1,500 DoD headquarters jobs slated for reduction

The Defense Department has announced a major restructuring of headquarters staffs. DoD's assistant deputy chief management officer David Tillotson said this wil...

  • The Defense Department has announced a major restructuring of headquarters staffs. DoD’s assistant deputy chief management officer David Tillotson said this will mean staff reductions. Over 1,500 positions are slated for reduction. He said they will occur over several years through attrition, though involuntary cuts are not happening at this time, Tillotson suggested supervisors work with employees whose positions are to be eliminated to help plot out their future. DoD hopes to save about $1.9 billion through this initiative. (DoD)
  • The Senate Homeland Security and Governmental Affairs Committee wants to reward federal workers who find waste. It advanced the Bonuses for Cost-Cutters Act which would allow an agency inspector general to pay an employee up to $10,000 for finding ways to save money. It now heads to the Senate floor. The legislation was originally introduced a year ago by Sens. Rand Paul (R-Ky.) and Mark Warner (D-Va.). (Congress)
  • Agencies are just keeping the lights on for more than 5,000 of the 7,000 major IT investments across government. These include at least six systems that are more than 50 years old and three others that are more than 40 years old. The Government Accountability Office finds agency spending to just keep these and other legacy systems running increased by $7.3 billion since 2010. GAO said HHS has seen the biggest increase in legacy systems spending since 2010, by more than $4 billion. (House Oversight and Government Reform Committee)
  • A federal union that represents employees at 17 different Veterans Affairs facilities is telling the Senate not to pass the Veterans First Act omnibus. National Federation of Federal Employees President Bill Dougan wrote to members of the Senate, saying the accountability measures in the bill would create a culture of fear among VA employees. NFFE specifically opposes provisions that would create a faster timeline for VA employees to appeal disciplinary actions and another provision that would extend probationary periods for senior executives. (NFFE)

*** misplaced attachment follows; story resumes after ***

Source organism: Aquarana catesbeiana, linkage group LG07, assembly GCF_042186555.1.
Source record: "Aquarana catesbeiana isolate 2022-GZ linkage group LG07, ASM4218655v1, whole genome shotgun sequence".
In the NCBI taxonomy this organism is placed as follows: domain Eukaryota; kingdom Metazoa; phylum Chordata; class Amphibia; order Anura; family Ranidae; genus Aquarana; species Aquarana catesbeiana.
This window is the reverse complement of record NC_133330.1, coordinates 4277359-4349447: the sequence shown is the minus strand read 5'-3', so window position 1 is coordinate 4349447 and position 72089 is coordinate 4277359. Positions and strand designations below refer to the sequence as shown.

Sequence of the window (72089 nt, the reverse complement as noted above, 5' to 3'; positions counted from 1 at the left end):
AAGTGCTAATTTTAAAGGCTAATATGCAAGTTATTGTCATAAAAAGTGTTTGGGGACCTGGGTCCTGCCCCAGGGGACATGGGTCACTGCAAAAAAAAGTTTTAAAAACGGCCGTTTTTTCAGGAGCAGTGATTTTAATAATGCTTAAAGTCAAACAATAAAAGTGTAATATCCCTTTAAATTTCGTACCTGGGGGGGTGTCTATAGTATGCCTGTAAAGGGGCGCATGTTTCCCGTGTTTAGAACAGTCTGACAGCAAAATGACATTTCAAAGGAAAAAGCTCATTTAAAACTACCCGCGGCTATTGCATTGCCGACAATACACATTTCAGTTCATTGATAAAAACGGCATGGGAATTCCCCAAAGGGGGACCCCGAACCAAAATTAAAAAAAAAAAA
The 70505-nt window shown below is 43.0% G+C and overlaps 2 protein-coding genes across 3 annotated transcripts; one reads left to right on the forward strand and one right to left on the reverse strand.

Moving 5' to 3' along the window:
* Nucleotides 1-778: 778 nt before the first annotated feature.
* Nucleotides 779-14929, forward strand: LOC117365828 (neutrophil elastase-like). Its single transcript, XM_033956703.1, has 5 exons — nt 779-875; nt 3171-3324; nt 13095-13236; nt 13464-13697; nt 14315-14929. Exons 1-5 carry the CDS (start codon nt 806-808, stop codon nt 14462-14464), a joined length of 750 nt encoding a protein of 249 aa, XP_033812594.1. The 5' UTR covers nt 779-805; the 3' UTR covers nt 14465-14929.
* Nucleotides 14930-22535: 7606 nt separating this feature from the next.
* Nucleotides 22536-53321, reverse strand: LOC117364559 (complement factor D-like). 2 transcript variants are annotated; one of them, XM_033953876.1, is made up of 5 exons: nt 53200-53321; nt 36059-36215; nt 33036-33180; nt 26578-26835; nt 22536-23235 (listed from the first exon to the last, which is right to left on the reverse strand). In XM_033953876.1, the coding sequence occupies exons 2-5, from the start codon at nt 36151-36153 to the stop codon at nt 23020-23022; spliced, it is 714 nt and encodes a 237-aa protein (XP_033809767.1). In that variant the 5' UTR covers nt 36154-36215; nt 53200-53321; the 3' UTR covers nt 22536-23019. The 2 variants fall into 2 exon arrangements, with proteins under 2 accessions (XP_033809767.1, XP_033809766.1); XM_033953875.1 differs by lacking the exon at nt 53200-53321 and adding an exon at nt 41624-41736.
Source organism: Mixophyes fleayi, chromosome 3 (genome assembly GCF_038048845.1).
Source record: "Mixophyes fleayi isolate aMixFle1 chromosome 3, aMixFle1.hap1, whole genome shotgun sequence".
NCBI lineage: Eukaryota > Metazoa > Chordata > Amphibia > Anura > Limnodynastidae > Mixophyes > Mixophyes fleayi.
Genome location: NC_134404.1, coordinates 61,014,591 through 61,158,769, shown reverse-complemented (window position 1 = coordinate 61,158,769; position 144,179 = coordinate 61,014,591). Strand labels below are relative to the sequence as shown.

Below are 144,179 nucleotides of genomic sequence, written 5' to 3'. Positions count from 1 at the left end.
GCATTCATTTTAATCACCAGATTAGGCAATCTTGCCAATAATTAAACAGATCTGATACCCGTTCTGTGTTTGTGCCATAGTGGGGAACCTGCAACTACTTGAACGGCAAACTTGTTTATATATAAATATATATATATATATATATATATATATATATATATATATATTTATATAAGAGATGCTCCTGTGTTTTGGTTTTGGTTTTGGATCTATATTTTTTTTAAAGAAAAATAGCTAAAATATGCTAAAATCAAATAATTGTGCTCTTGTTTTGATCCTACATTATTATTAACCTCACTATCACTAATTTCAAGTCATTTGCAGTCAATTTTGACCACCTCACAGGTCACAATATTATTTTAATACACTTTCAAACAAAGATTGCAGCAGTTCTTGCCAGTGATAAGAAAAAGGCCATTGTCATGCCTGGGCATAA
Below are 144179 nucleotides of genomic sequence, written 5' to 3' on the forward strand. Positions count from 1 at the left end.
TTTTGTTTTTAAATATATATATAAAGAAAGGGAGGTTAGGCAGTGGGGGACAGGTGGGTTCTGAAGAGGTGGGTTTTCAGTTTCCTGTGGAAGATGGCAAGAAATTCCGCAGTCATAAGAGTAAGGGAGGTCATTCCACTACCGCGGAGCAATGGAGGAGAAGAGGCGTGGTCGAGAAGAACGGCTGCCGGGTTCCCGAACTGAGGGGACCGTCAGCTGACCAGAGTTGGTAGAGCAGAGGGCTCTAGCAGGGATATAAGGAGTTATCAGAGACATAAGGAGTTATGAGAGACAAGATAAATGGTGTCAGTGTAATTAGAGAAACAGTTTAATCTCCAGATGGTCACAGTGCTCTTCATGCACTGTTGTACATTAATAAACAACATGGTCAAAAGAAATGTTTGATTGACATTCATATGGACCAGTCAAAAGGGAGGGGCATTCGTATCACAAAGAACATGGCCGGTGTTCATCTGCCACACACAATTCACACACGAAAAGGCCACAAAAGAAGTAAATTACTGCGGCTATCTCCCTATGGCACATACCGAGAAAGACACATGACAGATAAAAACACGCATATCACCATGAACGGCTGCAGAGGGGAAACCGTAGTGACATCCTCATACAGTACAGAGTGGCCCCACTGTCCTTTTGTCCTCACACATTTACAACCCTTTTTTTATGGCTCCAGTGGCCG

• The Office of Personnel Management has two new online courses for senior executives. The first tells senior managers how they apply emotional intelligence in the workplace. The second has information for senior executives on leading during a transition and even some practice scenarios. Both courses are available on HRUniversity.gov. They’re part of the SES Candidate Development Program. (CHCOC)
  • The VA has a fresh problem to add to the pile. Veterans Affairs computer cross-checks misidentified living veterans as having died. The result: VA canceled their benefits. The Wall Street Journal reports, the problem has affected 4,000 veterans over the past few years. It came to light in correspondence between VA and Rep. David Jolly (R-Fla). VA said only a small number of vets are affected, and it resumes benefits once it learns they’re still alive. (Wall Street Journal)
  • Another Defense Agency could see structural changes. The Hill reports a group of senators have introduced an amendment to its version of the Defense Authorization Act, which would elevate U.S. Cyber Command to a unified combatant command. As of right now, it’s a subordinate to U.S. Strategic Command. The idea seems to have many supporters, including the command’s head, Adm. Mike Rogers. (The Hill)
  • House lawmakers take aim at the IRS’ bottom line. The subcommittee charged with approving funding for agencies that manage the government’s workforce and tax collection, approved a $21.7 billion appropriations bill, which includes a $1.2 billion cut to the IRS. Supporters said they only cut from agencies they think can be more efficient on tighter budgets. (Federal News Radio)

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